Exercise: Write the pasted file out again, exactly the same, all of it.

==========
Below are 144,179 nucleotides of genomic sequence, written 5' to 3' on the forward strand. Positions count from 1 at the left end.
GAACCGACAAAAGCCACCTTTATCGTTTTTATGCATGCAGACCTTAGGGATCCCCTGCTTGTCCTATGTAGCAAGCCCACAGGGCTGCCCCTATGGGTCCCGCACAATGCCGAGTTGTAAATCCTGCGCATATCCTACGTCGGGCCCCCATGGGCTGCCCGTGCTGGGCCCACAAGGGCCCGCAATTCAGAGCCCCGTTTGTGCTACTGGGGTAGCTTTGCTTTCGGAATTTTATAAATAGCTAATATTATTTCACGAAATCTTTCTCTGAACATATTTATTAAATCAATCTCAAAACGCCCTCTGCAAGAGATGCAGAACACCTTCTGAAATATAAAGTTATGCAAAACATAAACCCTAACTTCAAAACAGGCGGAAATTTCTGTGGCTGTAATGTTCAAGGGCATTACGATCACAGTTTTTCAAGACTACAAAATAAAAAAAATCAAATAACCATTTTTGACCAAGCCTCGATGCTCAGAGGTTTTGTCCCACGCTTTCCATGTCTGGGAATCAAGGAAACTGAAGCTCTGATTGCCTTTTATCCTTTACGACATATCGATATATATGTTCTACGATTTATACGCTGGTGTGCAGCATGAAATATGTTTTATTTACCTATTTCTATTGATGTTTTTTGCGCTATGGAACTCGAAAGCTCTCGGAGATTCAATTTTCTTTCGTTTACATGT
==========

Below are 144,179 nucleotides of genomic sequence, written 5' to 3' on the forward strand. Positions count from 1 at the left end.
GAACCGACAAAAGCCACCTTTATCGTTTTTATGCATGCAGACCTTAGGGATCCCCTGCTTGTCCTATGTAGCAAGCCCACAGGGCTGCCCCTATGGGTCCCGCACAATGCCGAGTTGTAAATCCTGCGCATATCCTACGTCGGGCCCCCATGGGCTGCCCGTGCTGGGCCCACAAGGGCCCGCAATTCAGAGCCCCGTTTGTGCTACTGGGGTAGCTTTGCTTTCGGAATTTTATAAATAGCTAATATTATTTCACGAAATCTTTCTCTGAACATATTTATTAAATCAATCTCAAAACGCCCTCTGCAAGAGATGCAGAACACCTTCTGAAATATAAAGTTATGCAAAACATAAACCCTAACTTCAAAACAGGCGGAAATTTCTGTGGCTGTAATGTTCAAGGGCATTACGATCACAGTTTTTCAAGACTACAAAATAAAAAAAATCAAATAACCATTTTTGACCAAGCCTCGATGCTCAGAGGTTTTGTCCCACGCTTTCCATGTCTGGGAATCAAGGAAACTGAAGCTCTGATTGCCTTTTATCCTTTACGACATATCGATATATATGTTCTACGATTTATACGCTGGTGTGCAGCATGAAATATGTTTTATTTACCTATTTCTATTGATGTTTTTTGCGCTATGGAACTCGAAAGCTCTCGGAGATTCAATTTTCTTTCGTTTACATGT